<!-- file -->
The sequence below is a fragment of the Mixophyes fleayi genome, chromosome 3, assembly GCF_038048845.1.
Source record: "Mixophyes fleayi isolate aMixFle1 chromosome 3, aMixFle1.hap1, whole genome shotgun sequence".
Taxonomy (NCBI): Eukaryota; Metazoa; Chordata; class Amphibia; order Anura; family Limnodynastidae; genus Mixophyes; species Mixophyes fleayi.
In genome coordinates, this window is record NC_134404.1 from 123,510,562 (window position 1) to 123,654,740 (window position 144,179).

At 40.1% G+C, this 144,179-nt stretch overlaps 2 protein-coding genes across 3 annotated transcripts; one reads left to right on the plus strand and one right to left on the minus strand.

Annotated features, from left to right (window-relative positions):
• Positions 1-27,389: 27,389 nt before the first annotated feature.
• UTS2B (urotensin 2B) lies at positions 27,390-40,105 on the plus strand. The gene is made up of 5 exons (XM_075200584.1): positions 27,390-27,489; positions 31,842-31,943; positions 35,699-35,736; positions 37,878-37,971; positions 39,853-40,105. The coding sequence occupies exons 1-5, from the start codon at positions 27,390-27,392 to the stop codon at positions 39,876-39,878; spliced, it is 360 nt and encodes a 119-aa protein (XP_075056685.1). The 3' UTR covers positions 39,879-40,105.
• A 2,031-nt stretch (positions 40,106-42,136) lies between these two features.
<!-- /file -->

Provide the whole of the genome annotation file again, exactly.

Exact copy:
The sequence below is a fragment of the Mixophyes fleayi genome, chromosome 3, assembly GCF_038048845.1.
Source record: "Mixophyes fleayi isolate aMixFle1 chromosome 3, aMixFle1.hap1, whole genome shotgun sequence".
Taxonomy (NCBI): Eukaryota; Metazoa; Chordata; class Amphibia; order Anura; family Limnodynastidae; genus Mixophyes; species Mixophyes fleayi.
In genome coordinates, this window is record NC_134404.1 from 123,510,562 (window position 1) to 123,654,740 (window position 144,179).

At 40.1% G+C, this 144,179-nt stretch overlaps 2 protein-coding genes across 3 annotated transcripts; one reads left to right on the plus strand and one right to left on the minus strand.

Annotated features, from left to right (window-relative positions):
• Positions 1-27,389: 27,389 nt before the first annotated feature.
• UTS2B (urotensin 2B) lies at positions 27,390-40,105 on the plus strand. The gene is made up of 5 exons (XM_075200584.1): positions 27,390-27,489; positions 31,842-31,943; positions 35,699-35,736; positions 37,878-37,971; positions 39,853-40,105. The coding sequence occupies exons 1-5, from the start codon at positions 27,390-27,392 to the stop codon at positions 39,876-39,878; spliced, it is 360 nt and encodes a 119-aa protein (XP_075056685.1). The 3' UTR covers positions 39,879-40,105.
• A 2,031-nt stretch (positions 40,106-42,136) lies between these two features.